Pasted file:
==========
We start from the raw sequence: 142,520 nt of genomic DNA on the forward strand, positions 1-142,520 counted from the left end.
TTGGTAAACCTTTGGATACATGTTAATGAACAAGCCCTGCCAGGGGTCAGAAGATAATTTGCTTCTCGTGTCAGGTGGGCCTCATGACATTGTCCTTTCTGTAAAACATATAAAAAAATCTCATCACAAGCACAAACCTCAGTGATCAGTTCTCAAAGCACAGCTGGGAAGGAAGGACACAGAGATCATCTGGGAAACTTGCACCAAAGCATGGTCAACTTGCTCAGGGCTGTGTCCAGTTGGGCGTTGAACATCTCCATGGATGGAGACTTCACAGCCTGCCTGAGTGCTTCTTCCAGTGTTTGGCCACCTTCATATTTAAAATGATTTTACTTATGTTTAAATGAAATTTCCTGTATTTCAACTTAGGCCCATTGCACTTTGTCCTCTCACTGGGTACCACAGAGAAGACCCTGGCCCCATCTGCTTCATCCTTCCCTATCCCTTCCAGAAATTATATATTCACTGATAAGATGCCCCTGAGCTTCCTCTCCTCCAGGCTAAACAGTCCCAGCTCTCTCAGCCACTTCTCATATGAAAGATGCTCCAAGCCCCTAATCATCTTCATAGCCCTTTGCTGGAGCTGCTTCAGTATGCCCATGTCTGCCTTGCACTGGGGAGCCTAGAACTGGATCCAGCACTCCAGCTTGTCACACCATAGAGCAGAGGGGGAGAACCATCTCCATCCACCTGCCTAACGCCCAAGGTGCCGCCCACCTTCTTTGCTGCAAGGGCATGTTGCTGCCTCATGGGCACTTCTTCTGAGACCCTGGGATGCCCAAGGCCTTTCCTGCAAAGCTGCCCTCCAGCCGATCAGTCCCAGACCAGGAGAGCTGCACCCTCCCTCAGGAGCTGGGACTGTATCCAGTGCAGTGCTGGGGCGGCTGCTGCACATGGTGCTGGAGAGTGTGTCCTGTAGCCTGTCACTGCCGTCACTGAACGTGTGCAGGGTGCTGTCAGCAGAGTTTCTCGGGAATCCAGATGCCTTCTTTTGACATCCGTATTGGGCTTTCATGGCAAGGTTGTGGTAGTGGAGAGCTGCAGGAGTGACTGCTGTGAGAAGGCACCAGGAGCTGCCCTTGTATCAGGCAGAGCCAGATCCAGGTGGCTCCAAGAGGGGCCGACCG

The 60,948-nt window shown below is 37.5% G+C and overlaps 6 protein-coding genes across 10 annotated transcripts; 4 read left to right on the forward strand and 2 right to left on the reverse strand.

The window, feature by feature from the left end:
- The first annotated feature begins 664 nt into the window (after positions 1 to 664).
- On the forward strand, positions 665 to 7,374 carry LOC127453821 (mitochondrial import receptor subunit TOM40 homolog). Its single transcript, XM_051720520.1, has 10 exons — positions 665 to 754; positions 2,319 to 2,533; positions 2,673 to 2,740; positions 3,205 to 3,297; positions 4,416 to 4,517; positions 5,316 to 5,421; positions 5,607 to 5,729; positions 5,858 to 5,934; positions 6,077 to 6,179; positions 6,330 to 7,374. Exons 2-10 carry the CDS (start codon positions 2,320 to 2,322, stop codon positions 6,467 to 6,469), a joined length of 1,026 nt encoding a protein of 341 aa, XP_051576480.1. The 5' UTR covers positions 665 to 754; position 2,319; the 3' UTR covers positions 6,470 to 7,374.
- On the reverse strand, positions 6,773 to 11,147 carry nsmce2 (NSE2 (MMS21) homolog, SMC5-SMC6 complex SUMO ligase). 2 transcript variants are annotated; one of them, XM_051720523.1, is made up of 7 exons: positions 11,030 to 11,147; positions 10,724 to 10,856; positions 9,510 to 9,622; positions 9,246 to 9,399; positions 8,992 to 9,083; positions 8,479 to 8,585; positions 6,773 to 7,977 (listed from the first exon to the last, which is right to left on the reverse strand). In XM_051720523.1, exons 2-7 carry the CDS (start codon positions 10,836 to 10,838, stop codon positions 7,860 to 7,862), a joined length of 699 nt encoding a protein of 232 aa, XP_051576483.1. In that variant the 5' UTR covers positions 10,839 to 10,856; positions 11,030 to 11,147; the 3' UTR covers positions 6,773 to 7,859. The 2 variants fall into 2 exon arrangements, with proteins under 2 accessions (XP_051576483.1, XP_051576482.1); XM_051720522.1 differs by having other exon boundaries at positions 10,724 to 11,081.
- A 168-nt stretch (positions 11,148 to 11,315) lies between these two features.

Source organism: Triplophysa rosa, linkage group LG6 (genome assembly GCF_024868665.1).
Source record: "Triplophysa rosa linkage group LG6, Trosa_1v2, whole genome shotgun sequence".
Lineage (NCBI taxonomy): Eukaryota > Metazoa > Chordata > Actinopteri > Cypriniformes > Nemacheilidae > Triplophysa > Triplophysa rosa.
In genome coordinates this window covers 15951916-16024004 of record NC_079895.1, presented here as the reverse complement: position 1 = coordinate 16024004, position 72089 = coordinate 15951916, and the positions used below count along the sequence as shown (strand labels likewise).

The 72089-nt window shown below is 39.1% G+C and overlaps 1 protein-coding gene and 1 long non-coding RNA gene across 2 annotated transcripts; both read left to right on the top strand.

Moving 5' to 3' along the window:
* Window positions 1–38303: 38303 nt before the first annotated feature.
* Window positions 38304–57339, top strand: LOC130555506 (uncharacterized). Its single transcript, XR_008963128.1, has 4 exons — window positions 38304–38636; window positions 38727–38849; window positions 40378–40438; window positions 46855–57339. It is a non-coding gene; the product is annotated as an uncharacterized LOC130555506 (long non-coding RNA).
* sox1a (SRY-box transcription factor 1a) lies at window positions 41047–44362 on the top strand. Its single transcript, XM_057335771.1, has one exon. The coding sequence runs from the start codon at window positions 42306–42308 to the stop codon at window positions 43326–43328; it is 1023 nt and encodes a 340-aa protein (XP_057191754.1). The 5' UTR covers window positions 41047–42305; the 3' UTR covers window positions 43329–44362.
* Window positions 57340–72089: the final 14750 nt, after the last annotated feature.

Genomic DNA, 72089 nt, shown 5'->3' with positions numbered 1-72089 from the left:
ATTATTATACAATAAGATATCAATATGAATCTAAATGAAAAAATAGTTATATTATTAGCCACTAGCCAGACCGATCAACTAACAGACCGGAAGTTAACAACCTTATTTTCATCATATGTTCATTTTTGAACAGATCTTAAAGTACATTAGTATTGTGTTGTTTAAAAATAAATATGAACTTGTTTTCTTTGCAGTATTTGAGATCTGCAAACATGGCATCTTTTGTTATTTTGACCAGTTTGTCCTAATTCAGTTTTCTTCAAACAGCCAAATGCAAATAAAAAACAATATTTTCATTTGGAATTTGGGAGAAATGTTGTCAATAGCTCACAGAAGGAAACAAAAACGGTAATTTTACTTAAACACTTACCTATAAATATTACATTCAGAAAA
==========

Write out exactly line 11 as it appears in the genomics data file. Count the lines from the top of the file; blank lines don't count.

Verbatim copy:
Lineage (NCBI taxonomy): Eukaryota > Metazoa > Chordata > Actinopteri > Cypriniformes > Nemacheilidae > Triplophysa > Triplophysa rosa.